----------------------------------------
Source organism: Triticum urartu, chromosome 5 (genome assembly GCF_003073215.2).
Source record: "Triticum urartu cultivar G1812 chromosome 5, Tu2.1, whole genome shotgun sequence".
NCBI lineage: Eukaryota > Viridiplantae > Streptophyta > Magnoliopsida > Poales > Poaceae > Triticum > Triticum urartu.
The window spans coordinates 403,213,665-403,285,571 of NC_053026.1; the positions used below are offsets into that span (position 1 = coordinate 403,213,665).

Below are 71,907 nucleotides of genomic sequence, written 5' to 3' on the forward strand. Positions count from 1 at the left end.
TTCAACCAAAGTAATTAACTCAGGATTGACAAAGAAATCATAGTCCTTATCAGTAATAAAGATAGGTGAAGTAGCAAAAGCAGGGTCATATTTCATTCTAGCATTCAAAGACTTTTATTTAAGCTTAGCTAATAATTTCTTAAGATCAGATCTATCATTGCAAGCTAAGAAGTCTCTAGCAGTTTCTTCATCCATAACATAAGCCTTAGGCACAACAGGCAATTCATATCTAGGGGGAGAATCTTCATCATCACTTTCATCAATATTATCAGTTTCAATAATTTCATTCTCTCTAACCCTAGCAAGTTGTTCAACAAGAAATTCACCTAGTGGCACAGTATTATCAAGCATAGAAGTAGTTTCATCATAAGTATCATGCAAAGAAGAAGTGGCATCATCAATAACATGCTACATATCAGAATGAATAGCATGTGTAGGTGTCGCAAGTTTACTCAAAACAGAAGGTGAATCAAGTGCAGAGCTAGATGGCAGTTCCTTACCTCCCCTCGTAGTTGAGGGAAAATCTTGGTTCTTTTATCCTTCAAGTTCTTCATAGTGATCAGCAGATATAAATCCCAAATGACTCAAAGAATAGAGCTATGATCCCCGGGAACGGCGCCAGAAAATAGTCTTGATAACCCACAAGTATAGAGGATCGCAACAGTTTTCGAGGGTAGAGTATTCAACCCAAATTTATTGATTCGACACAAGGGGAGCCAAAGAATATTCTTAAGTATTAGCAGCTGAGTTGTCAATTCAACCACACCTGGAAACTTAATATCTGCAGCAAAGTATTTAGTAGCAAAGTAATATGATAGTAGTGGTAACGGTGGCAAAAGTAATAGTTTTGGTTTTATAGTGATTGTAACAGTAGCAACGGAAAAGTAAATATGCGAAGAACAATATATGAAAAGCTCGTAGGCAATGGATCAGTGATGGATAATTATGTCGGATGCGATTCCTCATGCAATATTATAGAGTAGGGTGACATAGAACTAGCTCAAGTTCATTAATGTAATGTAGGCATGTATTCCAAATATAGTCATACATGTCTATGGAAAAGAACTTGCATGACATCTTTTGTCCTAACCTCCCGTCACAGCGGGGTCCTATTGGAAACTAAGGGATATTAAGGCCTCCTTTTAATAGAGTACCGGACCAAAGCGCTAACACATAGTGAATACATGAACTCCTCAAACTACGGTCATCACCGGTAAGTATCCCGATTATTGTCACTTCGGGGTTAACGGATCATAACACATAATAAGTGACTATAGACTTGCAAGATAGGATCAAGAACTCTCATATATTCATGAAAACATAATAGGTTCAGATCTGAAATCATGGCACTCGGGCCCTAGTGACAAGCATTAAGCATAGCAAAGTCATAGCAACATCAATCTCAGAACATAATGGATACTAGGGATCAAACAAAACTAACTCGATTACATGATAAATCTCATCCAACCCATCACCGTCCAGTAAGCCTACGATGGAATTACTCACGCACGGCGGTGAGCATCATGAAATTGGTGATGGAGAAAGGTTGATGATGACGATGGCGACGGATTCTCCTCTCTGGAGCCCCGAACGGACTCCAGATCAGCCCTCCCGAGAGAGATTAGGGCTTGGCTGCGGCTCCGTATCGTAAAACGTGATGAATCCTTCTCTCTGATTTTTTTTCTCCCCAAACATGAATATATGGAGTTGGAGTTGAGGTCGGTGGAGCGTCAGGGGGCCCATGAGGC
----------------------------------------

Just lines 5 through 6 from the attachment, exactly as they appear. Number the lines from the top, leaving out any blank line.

Below are 71,907 nucleotides of genomic sequence, written 5' to 3' on the forward strand. Positions count from 1 at the left end.
TTCAACCAAAGTAATTAACTCAGGATTGACAAAGAAATCATAGTCCTTATCAGTAATAAAGATAGGTGAAGTAGCAAAAGCAGGGTCATATTTCATTCTAGCATTCAAAGACTTTTATTTAAGCTTAGCTAATAATTTCTTAAGATCAGATCTATCATTGCAAGCTAAGAAGTCTCTAGCAGTTTCTTCATCCATAACATAAGCCTTAGGCACAACAGGCAATTCATATCTAGGGGGAGAATCTTCATCATCACTTTCATCAATATTATCAGTTTCAATAATTTCATTCTCTCTAACCCTAGCAAGTTGTTCAACAAGAAATTCACCTAGTGGCACAGTATTATCAAGCATAGAAGTAGTTTCATCATAAGTATCATGCAAAGAAGAAGTGGCATCATCAATAACATGCTACATATCAGAATGAATAGCATGTGTAGGTGTCGCAAGTTTACTCAAAACAGAAGGTGAATCAAGTGCAGAGCTAGATGGCAGTTCCTTACCTCCCCTCGTAGTTGAGGGAAAATCTTGGTTCTTTTATCCTTCAAGTTCTTCATAGTGATCAGCAGATATAAATCCCAAATGACTCAAAGAATAGAGCTATGATCCCCGGGAACGGCGCCAGAAAATAGTCTTGATAACCCACAAGTATAGAGGATCGCAACAGTTTTCGAGGGTAGAGTATTCAACCCAAATTTATTGATTCGACACAAGGGGAGCCAAAGAATATTCTTAAGTATTAGCAGCTGAGTTGTCAATTCAACCACACCTGGAAACTTAATATCTGCAGCAAAGTATTTAGTAGCAAAGTAATATGATAGTAGTGGTAACGGTGGCAAAAGTAATAGTTTTGGTTTTATAGTGATTGTAACAGTAGCAACGGAAAAGTAAATATGCGAAGAACAATATATGAAAAGCTCGTAGGCAATGGATCAGTGATGGATAATTATGTCGGATGCGATTCCTCATGCAATATTATAGAGTAGGGTGACATAGAACTAGCTCAAGTTCATTAATGTAATGTAGGCATGTATTCCAAATATAGTCATACATGTCTATGGAAAAGAACTTGCATGACATCTTTTGTCCTAACCTCCCGTCACAGCGGGGTCCTATTGGAAACTAAGGGATATTAAGGCCTCCTTTTAATAGAGTACCGGACCAAAGCGCTAACACATAGTGAATACATGAACTCCTCAAACTACGGTCATCACCGGTAAGTATCCCGATTATTGTCACTTCGGGGTTAACGGATCATAACACATAATAAGTGACTATAGACTTGCAAGATAGGATCAAGAACTCTCATATATTCATGAAAACATAATAGGTTCAGATCTGAAATCATGGCACTCGGGCCCTAGTGACAAGCATTAAGCATAGCAAAGTCATAGCAACATCAATCTCAGAACATAATGGATACTAGGGATCAAACAAAACTAACTCGATTACATGATAAATCTCATCCAACCCATCACCGTCCAGTAAGCCTACGATGGAATTACTCACGCACGGCGGTGAGCATCATGAAATTGGTGATGGAGAAAGGTTGATGATGACGATGGCGACGGATTCTCCTCTCTGGAGCCCCGAACGGACTCCAGATCAGCCCTCCCGAGAGAGATTAGGGCTTGGCTGCGGCTCCGTATCGTAAAACGTGATGAATCCTTCTCTCTGATTTTTTTTCTCCCCAAACATGAATATATGGAGTTGGAGTTGAGGTCGGTGGAGCGTCAGGGGGCCCATGAGGC